in Yadda Yadda Yadda

Tough love at the Corona impeachment trial


Visitors at the gallery during a break in the impeachment proceedings.

(This is a work of fiction. Or not.)

She started it.
She stepped on my left foot, without even asking permission, or, for that matter, without even introducing herself.
Not that I was interested at all in finding out who she was.
Except that if I was going to let her Italian stillettoes get away with drilling into my Chinese-made moccassins, she had better make sure that one, we knew each other; two, that we were on good terms; and three, that she offer an apology for the intrusion, however unintended.
But none of these terms were complied with.
All I knew was that she was the staffer of one of the senators and she was marching up and down, to and fro, like a factory supervisor antsy about a delivery deadline.
This was no factory though.
This was the Senate gallery during the 42nd day of the impeachment trial of Chief Justice Renato Corona.
As was my luck, I was within the very same premises, which was packed tight, like gunpowder in a stick of dynamite.
The air was tense, emotions ran high, and I was about as nervous as a freshly-made pot of coffee.
On that day, as I felt my heart palpitate to the tune of the drum solo in Van Halen’s Jump, I felt that something was very likely going to explode.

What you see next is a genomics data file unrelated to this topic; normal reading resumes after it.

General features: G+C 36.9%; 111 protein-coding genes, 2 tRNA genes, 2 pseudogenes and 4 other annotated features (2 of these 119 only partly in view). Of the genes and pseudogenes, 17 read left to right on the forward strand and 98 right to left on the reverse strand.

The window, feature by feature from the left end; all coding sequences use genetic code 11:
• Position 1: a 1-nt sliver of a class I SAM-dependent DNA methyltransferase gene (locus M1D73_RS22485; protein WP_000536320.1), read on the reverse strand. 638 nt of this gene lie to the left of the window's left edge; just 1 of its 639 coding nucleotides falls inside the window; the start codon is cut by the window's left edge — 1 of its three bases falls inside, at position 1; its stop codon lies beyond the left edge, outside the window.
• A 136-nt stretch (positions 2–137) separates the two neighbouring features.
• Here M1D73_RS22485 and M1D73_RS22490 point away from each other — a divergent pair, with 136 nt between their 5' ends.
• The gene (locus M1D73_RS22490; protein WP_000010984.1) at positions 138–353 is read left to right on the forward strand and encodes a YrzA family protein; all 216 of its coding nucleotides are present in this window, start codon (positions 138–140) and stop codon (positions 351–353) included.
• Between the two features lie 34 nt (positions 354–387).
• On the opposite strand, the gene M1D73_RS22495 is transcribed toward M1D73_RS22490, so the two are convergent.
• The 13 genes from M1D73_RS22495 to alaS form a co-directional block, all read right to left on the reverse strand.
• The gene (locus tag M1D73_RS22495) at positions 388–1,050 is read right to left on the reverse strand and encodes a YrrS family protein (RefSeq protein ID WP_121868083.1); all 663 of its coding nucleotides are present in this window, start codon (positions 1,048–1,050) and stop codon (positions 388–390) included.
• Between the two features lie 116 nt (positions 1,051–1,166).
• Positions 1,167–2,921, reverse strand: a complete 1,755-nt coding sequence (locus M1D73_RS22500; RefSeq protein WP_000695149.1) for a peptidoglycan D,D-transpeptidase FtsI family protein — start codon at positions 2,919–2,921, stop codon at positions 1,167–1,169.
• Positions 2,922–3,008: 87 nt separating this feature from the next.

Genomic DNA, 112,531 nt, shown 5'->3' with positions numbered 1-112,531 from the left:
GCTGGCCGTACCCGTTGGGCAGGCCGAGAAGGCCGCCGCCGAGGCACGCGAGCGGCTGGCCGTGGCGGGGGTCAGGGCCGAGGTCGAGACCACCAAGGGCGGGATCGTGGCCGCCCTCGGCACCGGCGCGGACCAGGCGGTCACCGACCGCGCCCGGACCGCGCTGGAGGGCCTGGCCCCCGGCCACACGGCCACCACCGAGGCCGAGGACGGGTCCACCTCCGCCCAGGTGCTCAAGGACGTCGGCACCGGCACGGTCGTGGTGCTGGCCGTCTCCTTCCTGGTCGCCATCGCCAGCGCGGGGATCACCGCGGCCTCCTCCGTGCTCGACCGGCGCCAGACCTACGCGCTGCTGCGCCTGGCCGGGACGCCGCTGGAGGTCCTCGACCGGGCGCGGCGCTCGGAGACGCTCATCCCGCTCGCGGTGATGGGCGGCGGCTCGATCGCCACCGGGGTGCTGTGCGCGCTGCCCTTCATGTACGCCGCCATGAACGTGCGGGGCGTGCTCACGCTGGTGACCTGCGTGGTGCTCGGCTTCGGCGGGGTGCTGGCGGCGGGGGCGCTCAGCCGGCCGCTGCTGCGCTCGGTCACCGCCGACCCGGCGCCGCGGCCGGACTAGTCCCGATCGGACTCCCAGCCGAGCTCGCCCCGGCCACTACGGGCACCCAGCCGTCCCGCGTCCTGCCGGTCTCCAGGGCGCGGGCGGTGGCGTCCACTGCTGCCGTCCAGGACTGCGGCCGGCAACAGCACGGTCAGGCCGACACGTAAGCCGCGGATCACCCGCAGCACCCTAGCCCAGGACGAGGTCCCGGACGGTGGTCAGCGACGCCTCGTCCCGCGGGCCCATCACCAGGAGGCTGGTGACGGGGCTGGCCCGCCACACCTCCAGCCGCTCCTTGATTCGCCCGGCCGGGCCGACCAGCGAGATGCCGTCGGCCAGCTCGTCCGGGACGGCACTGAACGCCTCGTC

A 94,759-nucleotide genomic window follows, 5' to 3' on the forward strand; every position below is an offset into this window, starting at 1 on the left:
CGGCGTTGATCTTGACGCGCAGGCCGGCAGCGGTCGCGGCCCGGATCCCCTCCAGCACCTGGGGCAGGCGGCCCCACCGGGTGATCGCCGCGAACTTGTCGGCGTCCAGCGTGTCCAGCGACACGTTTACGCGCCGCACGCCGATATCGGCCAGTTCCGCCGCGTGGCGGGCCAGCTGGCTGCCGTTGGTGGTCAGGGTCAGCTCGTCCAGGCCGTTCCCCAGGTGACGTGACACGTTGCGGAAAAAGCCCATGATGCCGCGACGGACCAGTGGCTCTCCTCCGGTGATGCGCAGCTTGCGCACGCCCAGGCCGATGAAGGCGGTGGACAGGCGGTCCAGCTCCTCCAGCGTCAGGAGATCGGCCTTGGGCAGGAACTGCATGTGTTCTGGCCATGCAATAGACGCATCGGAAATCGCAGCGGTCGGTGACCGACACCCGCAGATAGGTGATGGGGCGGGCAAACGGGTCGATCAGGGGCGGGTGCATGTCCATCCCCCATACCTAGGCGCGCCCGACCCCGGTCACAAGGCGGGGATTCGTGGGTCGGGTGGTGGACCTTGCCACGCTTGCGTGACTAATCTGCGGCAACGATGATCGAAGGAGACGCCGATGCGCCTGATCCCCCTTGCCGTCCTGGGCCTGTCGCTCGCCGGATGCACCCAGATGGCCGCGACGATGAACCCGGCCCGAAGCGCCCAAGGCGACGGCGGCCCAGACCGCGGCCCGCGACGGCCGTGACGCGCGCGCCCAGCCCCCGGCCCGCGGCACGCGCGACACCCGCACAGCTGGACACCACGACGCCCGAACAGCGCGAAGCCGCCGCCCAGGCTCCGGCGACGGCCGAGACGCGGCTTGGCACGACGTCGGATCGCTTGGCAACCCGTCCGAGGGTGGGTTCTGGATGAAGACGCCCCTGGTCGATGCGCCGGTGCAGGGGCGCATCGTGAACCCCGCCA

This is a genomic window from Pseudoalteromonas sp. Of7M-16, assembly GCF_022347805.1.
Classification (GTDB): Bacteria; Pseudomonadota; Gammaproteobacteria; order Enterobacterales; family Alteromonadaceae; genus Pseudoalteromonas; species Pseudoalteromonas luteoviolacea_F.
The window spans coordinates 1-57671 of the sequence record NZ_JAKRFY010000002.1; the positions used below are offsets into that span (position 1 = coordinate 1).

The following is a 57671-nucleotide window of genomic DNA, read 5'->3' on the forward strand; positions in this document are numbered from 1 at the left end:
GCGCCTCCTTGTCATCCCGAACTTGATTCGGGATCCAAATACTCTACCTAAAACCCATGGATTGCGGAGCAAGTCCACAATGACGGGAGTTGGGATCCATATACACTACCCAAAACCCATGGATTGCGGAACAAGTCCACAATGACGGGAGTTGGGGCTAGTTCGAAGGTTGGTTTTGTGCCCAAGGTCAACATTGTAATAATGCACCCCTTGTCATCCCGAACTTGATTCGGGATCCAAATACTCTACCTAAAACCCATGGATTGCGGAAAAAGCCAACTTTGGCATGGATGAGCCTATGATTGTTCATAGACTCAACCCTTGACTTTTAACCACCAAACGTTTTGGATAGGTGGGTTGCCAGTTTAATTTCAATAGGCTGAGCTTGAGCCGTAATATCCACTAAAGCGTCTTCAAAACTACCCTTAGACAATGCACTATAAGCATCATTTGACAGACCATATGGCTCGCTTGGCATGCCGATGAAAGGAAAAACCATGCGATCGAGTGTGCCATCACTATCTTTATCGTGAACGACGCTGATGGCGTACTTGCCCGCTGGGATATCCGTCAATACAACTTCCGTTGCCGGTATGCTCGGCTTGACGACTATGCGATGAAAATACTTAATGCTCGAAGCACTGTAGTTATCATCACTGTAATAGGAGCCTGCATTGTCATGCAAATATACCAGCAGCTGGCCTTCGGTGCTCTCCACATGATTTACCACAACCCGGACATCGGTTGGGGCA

It turned out to be the temper of the woman who, of all people, stepped on my left foot.
“Puñeta,” she burst out, as she struggled to regain her balance. “Your foot is in the way.”
It wasn’t.
An hour before the proceedings, I had squeezed myself, my MacBook, and my BlackBerry—all in silent mode—into a small corner to cover the event as inconspicuously as possible.
Had I gone any closer to the walls, they would have cried harassment (hopefully, the non-sexual kind).
So where did this woman get off telling me that I had accidentally tripped her?
I didn’t intend to find out.
I wasn’t about to create a scene that may attract the attention of the Senate Sgt.-At-Arms, who was authorized to escort anyone out who disrupts the proceedings. I was there to cover the proceedings for my favorite news website and, broadly speaking, as a witness to history.
I never thought I would witness something else entirely.
Immediately after her outburst, she glared at me, perhaps expecting an apology.
No can do, Ma’am, I said to myself as I joined her in a staring contest.
“You,” I said, right index finger pointing downward, “stepped on my foot.”
Without a word, she turned her back on me and continued to move around.
Later, undeterred by the incident, the woman was all over the place again—like billboards, secondhand smoke, and with all due respect to God, God.
Meanwhile, I ignored her and no longer demanded an apology, Your Honors.
After all, I was used to women treating me like a fine, quality product of the Acme Doormat Co.
Turned out later I wasn’t the only one who had a similar encounter with her.
Another staffer of another senator told me he had a minor run-in with her months ago, also at the same gallery.
She had an attitude problem, he told me.
Since we both had a shared grievance, we traded numbers and later, he offered to do me a small favor.
Talk about depending on the kindness of strangers.
But that, as they say, is another story altogether.

Write a Comment


This site uses Akismet to reduce spam. Learn how your comment data is processed.